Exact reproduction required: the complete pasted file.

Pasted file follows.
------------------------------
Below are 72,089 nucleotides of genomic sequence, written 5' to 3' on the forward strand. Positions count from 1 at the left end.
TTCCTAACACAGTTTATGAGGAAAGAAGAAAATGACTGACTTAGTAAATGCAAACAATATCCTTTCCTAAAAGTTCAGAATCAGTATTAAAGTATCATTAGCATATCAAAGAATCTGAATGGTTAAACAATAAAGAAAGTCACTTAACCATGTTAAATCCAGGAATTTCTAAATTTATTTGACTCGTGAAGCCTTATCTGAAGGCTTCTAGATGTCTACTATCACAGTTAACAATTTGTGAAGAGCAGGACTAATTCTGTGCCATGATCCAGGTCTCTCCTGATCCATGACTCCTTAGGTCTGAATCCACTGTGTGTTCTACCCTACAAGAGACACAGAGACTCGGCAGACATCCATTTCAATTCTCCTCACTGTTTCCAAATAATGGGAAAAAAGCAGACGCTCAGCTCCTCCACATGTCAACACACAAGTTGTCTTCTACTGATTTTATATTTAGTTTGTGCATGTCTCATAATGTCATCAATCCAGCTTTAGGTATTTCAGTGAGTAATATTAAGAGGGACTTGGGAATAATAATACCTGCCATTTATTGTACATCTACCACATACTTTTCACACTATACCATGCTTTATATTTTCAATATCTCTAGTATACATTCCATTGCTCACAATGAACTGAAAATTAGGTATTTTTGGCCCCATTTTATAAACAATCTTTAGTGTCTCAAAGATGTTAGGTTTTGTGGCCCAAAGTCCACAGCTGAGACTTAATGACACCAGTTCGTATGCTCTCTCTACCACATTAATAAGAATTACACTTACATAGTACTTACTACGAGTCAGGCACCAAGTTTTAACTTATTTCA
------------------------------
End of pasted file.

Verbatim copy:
Below are 72,089 nucleotides of genomic sequence, written 5' to 3' on the forward strand. Positions count from 1 at the left end.
TTCCTAACACAGTTTATGAGGAAAGAAGAAAATGACTGACTTAGTAAATGCAAACAATATCCTTTCCTAAAAGTTCAGAATCAGTATTAAAGTATCATTAGCATATCAAAGAATCTGAATGGTTAAACAATAAAGAAAGTCACTTAACCATGTTAAATCCAGGAATTTCTAAATTTATTTGACTCGTGAAGCCTTATCTGAAGGCTTCTAGATGTCTACTATCACAGTTAACAATTTGTGAAGAGCAGGACTAATTCTGTGCCATGATCCAGGTCTCTCCTGATCCATGACTCCTTAGGTCTGAATCCACTGTGTGTTCTACCCTACAAGAGACACAGAGACTCGGCAGACATCCATTTCAATTCTCCTCACTGTTTCCAAATAATGGGAAAAAAGCAGACGCTCAGCTCCTCCACATGTCAACACACAAGTTGTCTTCTACTGATTTTATATTTAGTTTGTGCATGTCTCATAATGTCATCAATCCAGCTTTAGGTATTTCAGTGAGTAATATTAAGAGGGACTTGGGAATAATAATACCTGCCATTTATTGTACATCTACCACATACTTTTCACACTATACCATGCTTTATATTTTCAATATCTCTAGTATACATTCCATTGCTCACAATGAACTGAAAATTAGGTATTTTTGGCCCCATTTTATAAACAATCTTTAGTGTCTCAAAGATGTTAGGTTTTGTGGCCCAAAGTCCACAGCTGAGACTTAATGACACCAGTTCGTATGCTCTCTCTACCACATTAATAAGAATTACACTTACATAGTACTTACTACGAGTCAGGCACCAAGTTTTAACTTATTTCA